A work of art honouring missing and murdered Indigenous women was unveiled Friday morning outside Saskatoon's police headquarters.

Cree artist Lionel Peyachew's concept was chosen as the design in 2015 after a public vote.

The slightly larger-than-life bronze sculpture depicts a fancy dancer with her shawl becoming the wings of an eagle. She dances on a cloud that will light up at night.

Peyachew was inspired by the story of Amber Redman, who was murdered in 2005. Her mother, Gwenda Yuzicappi, once described her daughter's traditional fancy dancing as reminding her of an eagle in flight.

Gwenda Yuzicappi

Gwenda Yuzicappi, mother of Amber Redman, who inspired the statue, once described her daughter's traditional fancy dancing as reminding her of an eagle in flight. (Dan Zakreski/CBC)

Yuzicappi attended the ceremony and said she was honoured that her daughter continues to capture hearts.

"I'm here to advocate for the families; I'm here to advocate for my daughter; and I will continue to advocate for the missing and murdered," she said.

"For this statue, this monument, to be set up here in the police station, it gives me a lot of hope that in the future to come there is hope that our [missing and murdered] women, the numbers will decrease."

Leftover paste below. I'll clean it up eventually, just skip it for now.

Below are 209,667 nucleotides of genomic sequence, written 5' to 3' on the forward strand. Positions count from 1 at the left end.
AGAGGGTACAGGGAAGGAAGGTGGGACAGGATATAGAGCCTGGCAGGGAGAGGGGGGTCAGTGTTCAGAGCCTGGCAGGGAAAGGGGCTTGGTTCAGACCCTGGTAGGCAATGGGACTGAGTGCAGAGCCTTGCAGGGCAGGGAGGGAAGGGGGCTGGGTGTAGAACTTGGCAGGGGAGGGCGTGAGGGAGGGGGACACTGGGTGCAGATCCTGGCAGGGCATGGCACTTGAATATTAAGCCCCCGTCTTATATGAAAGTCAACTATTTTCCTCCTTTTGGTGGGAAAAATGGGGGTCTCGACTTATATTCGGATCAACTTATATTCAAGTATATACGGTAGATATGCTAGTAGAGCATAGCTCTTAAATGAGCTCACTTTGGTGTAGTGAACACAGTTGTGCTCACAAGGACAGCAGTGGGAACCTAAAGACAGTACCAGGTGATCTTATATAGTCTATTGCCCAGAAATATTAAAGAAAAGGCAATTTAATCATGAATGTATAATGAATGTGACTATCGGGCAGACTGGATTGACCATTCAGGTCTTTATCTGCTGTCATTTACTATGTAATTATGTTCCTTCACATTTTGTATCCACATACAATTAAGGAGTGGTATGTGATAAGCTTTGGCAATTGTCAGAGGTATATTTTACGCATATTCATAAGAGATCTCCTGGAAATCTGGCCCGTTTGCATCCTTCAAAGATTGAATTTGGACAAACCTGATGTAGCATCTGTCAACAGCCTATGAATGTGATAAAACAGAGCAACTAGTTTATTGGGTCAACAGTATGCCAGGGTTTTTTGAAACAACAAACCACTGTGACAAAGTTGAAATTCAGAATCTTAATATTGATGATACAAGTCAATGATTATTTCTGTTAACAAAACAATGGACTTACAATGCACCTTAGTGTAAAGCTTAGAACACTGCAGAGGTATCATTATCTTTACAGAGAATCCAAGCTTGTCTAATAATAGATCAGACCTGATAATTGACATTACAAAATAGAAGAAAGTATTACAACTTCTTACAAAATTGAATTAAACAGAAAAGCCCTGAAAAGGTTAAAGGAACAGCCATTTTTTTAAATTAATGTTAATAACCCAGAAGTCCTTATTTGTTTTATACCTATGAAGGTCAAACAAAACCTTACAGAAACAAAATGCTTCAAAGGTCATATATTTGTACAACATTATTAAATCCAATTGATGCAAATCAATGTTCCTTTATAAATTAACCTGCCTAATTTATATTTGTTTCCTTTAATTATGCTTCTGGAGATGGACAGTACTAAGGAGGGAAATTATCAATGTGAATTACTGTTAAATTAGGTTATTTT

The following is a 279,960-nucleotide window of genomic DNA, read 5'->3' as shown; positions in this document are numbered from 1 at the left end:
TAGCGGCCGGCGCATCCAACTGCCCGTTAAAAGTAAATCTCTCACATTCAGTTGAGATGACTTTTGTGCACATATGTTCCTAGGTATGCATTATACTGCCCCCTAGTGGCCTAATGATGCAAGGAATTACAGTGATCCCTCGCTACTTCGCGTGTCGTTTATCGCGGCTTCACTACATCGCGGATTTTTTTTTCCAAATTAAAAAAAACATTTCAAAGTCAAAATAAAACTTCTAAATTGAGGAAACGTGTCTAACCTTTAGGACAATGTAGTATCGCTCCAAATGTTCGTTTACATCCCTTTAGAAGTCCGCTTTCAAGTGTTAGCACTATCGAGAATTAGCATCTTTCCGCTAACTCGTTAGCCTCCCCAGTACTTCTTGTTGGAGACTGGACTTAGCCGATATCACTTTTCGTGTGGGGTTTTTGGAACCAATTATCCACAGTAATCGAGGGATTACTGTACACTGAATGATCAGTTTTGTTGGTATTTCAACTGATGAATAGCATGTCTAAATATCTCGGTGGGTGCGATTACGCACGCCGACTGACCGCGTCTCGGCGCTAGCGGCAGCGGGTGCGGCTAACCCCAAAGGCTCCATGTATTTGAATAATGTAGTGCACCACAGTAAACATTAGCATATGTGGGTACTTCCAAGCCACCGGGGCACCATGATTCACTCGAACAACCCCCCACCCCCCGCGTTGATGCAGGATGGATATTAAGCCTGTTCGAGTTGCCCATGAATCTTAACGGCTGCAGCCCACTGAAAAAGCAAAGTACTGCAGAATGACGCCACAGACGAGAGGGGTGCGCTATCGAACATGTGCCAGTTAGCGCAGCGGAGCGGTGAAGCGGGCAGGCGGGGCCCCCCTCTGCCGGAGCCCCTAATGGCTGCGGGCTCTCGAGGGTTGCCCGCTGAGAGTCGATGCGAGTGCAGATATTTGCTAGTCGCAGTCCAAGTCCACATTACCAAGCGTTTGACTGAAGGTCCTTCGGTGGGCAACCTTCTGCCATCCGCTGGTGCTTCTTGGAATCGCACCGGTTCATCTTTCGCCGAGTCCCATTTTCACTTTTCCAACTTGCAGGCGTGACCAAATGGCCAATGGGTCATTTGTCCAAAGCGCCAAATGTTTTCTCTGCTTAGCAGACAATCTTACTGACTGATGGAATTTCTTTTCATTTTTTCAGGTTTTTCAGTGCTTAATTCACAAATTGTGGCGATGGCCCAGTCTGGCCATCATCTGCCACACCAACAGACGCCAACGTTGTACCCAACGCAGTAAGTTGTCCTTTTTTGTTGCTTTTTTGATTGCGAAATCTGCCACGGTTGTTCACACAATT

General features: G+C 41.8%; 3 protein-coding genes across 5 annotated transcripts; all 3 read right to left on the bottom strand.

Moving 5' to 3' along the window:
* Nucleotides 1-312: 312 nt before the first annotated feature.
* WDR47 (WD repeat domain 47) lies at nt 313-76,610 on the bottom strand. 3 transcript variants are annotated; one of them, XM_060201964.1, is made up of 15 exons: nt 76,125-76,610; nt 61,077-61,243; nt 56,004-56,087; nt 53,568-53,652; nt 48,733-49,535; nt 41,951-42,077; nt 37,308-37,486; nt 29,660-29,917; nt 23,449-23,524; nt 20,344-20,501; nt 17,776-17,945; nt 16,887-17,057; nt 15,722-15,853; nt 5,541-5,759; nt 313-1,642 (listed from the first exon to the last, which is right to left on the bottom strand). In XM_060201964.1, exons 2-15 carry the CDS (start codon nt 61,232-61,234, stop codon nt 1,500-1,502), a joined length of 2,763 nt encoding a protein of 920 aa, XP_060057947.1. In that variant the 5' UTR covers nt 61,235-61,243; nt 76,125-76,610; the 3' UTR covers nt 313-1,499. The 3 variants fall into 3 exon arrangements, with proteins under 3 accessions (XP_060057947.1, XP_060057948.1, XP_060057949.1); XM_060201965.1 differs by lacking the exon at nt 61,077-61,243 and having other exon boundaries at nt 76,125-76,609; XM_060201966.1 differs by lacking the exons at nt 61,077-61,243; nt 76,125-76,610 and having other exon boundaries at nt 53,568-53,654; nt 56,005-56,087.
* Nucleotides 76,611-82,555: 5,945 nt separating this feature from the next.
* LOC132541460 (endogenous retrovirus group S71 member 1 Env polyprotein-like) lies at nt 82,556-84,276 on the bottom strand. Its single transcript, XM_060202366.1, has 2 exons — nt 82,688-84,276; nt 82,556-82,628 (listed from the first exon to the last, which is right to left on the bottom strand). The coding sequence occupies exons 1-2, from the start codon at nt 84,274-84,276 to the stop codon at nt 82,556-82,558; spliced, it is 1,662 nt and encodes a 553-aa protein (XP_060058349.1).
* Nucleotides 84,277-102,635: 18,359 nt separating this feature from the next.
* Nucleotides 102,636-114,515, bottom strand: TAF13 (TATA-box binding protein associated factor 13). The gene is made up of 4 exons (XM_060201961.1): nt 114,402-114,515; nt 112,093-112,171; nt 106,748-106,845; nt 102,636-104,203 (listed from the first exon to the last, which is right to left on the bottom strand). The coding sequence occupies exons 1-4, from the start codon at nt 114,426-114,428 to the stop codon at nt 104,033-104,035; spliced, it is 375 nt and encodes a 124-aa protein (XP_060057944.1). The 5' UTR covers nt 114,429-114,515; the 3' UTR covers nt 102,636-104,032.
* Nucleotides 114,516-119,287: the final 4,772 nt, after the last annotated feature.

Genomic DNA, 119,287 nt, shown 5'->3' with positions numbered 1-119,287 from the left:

Peyachew described the work as "an angel, in flight, on a cloud; white wings to represent purity." Icons on the shawl include a tree of life "to represent the longing for life," he said; butterflies to represent freedom; and flowers to represent beauty and femininity.

Peyachew said he is thinking of calling the work Stolen Sisters.

The statue is permanently on display in the plaza area beside the police headquarters' main entrance on 25th Street. Speakers at the ceremony described it as a starting point for vigils, walks and a place of hope.

The project was funded by the Saskatoon Tribal Council, the provincial government and the Saskatoon Police Service.

With files from CBC Radio's Saskatoon Morning and Dan Zakreski